Judge John Hodgman
Bailiff Jesse returns to the courtroom! Judge Hodgman rules on the Oxford comma, Hawaiian short pants, and tries not to hurt anyone's "Disney feelings".
We'll be back with more trials next week. Check out evidence from this week's episode below.
SUBSCRIBE TO THIS PODCAST in ITUNES or the RSS FEED
A photo update from the litigants from Queasy Rider! Listen in to hear from Katie and Dallas toward the end of this week's episode.
And an excerpt from a letter from a Disney castmember:
"After your recent podcast discussing Disney and its dual wondrous / grim nature, I thought I would share with you … what I learned about the [Cinderella] suite [at Disney World]…
To start, I have worked for the Disney company for almost 20 years.
I came here as a part of the Disney College Program, which recruits college students from around the country to work as interns for a semester at the resort and theme park properties.
Any time you see a Cast Member with a college listed on their name tag, you're looking at a CP.
The program offers unspecified "college credit" and CPs must attend a series of business classes in addition to their work experience.
You all live in a small gated community with strict rules about visitation hours, alcohol consumption, etc.
Everyone tries very hard to avoid being CAUGHT breaking the rules because they are grounds for immediate termination and expulsion from the property.
Honestly, this might be a relief on some level as you are matched up with roommates in a 2 or 3 bedroom apartment, with 2 people per bedroom.
I opted for the additional "cultural experience" of living in an apartment with student workers from Epcot - my roommates were French, Italian, and German.
To this day I'm not entirely sure what any of their names were, and most of what I learned culturally was how much Europeans enjoy smoking indoors and bringing home ladies.
So that was my introduction to the company… and that brings us to the Castle Suite.
One of the great things about the company is that it is filled with people who genuinely love what they are doing and think that the specific thing they are involved with is really cool.
As a result, there is a lot of opportunity to have people show you behind the scenes of whatever neat project they are working on.
In 2007, my then-manager arranged for a small group of us to tour the suite, which was created as part of the Year Of A Million Dreams Celebration.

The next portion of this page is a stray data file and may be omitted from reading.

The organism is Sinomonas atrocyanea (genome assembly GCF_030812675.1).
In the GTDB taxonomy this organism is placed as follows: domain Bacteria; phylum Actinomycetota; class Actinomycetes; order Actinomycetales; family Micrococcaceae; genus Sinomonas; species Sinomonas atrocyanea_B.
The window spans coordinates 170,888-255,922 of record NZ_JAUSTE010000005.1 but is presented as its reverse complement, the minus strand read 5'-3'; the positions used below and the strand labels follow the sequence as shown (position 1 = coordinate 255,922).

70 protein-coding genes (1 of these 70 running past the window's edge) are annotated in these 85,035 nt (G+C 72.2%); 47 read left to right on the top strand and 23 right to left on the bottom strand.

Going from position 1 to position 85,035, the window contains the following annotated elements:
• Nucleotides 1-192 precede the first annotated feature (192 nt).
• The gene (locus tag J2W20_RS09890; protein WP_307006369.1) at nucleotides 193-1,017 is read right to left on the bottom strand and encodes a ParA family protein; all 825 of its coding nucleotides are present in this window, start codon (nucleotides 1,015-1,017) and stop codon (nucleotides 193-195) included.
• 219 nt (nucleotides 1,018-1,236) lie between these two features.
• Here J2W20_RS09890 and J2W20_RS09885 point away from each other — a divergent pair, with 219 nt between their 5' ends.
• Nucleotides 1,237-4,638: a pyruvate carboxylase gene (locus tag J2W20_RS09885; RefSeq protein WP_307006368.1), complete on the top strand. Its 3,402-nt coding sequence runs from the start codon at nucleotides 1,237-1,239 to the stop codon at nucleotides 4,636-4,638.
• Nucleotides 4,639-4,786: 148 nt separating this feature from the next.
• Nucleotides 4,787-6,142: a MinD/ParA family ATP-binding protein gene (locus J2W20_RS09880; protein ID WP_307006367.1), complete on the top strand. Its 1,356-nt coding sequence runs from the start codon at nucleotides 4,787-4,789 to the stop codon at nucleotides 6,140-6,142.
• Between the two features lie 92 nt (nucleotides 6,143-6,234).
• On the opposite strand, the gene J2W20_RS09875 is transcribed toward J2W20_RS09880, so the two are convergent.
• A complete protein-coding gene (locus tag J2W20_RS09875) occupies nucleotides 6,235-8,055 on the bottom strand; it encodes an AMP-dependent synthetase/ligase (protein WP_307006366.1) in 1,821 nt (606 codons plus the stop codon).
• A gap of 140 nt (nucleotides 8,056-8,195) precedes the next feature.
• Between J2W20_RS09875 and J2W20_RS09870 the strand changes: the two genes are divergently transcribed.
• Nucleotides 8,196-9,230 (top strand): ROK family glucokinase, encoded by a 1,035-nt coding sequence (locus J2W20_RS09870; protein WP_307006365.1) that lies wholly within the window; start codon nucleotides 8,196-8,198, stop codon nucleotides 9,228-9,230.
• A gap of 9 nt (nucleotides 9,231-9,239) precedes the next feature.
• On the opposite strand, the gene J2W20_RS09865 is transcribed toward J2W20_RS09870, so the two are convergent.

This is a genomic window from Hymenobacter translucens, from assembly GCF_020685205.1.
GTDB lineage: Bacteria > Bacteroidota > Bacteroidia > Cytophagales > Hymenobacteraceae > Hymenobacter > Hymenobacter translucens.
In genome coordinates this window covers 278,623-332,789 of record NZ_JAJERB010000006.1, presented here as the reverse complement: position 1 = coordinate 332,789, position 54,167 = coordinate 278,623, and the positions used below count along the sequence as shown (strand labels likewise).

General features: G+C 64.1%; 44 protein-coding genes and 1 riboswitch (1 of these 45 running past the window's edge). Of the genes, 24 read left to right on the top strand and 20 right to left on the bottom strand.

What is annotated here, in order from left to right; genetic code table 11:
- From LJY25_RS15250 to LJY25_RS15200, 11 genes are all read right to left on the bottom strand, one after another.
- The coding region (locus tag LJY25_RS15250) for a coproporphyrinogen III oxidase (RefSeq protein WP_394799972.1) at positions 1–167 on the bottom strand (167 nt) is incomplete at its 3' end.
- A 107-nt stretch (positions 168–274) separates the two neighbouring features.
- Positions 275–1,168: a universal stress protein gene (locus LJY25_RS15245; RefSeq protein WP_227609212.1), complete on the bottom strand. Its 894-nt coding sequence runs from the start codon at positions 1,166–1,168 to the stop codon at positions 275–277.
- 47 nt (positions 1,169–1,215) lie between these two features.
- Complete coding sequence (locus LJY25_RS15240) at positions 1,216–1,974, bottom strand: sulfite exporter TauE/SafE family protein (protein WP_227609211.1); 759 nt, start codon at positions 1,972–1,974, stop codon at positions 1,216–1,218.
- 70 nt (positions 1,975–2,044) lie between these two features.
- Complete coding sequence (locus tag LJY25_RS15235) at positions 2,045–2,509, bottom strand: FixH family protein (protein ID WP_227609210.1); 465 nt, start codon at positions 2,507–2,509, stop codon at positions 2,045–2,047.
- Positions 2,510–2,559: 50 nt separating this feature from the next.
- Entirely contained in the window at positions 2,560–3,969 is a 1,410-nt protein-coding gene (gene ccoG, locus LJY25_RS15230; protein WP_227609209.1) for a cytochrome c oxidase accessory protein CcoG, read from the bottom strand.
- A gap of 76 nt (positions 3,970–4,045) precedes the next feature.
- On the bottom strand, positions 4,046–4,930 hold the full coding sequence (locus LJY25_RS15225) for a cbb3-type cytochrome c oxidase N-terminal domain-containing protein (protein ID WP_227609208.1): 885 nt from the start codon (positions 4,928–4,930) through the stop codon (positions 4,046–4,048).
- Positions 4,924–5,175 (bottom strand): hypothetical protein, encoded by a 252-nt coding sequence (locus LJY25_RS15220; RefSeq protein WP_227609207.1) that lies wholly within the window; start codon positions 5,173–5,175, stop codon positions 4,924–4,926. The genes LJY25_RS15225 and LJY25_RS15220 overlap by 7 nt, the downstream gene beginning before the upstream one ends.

Throughout that year, the suite was regularly given away at random to guests in the parks as a special surprise.
After signing away their rights to Disney Marketing, the winning family would be assigned a park guide to tour them around for the rest of the day, pointing out interesting details and taking them to the front of lines.
At the end of the day, the guests would be allowed to stay in the park for an hour after closing and have it to themselves for a short time.
After that, they would retire to the castle suite for the evening, and in the morning would have a breakfast with Cinderella before returning to their everyday lives.
The side of the Castle Suite that I always found a little ominous is best summed up in the form of the suite concierge.
To access the suite, you open a nondescript door in the main hallway within the castle.
Behind this door is a desk next to an elevator, and at that desk sits the concierge.
The desk is manned 24 hours a day while the suite is occupied, and the phone in the Suite dials the desk directly.
Ostensibly, this is so that the guests have a concierge at their disposal 24 hours a day for "anything you need".
The unspoken part of this arrangement is that the concierge has the code to operate the elevator, because you are NOT ALLOWED TO LEAVE without him.
This keeps guests from wandering the park at night for liability reasons and for their own safety, but it still strikes me as a strange and beautiful prison cell which is just waiting for a The Shining situation to develop.
The windows in the suite are beautiful stained glass telling the story of Cinderella. What you cannot tell unless you have been inside is that the windows are small, intricate, and placed a little higher than normal.
All of this is so that you cannot effectively see out of them - it keeps you from seeing the cleaning crews getting ready for the next day's guests, and further isolates you from the world you once knew.
If that isn't an example of what we do best, I don't know what is."